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Suppression of Mammary Carcinogenesis Through Early Exposure to Dietary Lipotropes Occurs Primarily In Utero

Mabasa, Lawrence, Cho, Kyongshin, Choi, Woo-Sik, Crane, Courtney L., Cho, Kwangbog, Singh, Raushan K., Park, Chung S.
Nutrition and cancer 2015 v.67 no.8 pp. 1278-1284
body weight, carcinogenesis, choline, chromatin, diet, dietary exposure, enzyme activity, females, folic acid, histone deacetylase, lactation, mammary neoplasms (animal), maternal effect, methionine, pregnancy, progeny, pups, rats, vitamin B12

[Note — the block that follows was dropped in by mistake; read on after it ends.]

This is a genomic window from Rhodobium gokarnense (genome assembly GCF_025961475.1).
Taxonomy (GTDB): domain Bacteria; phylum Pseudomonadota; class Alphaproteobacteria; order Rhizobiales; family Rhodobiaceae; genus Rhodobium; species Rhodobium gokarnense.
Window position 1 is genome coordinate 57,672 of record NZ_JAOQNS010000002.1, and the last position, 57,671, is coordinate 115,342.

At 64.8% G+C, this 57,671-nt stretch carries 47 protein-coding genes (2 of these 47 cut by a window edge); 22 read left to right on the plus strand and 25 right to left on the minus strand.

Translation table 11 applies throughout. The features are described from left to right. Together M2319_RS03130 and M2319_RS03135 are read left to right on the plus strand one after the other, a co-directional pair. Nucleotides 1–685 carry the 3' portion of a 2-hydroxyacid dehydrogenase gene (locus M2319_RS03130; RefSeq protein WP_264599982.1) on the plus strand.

The study determined whether feeding during lactation affects the suppressive effect of maternal dietary lipotropes (i.e., methionine, choline, folate, and vitamin B ₁₂) on mammary carcinogenesis. Pregnant Sprague-Dawley rats were randomly allocated to the control diet during pregnancy and lactation (CC), lipotropes-fortified diet during pregnancy (LC), lipotropes-fortified diet during pregnancy plus lactation (LL), or lipotropes-fortified diet during lactation (CL). Randomly selected female offspring from each group were injected intraperitoneally with 50 mg/kg body weight of N -nitroso- N -methylurea at 50 days of age to induce mammary tumors. The LC and LL diets significantly increased tumor latency and survival (P < 0.05). Tumor volumes were significantly suppressed in LC and LL offspring as compared with the CC and CL pups (3759.1 ± 563.0 and 3603.7 ± 526.1 vs. 7465.0 ± 941.1 and 5219.3 ± 759.8 mm ³, respectively; P < 0.05). Both LC and LL lowered tumor multiplicity as compared with CC and CL (P < 0.05). The LC and LL diets repressed transcription of histone deacetylase (HDAC) 1 as well as total HDAC enzyme activity as compared with CC and CL diets (P < 0.05). Data suggest that the tumor suppressive effect of maternal dietary lipotropes is primarily in utero and may be linked to regulation of proteins involved in chromatin remodeling.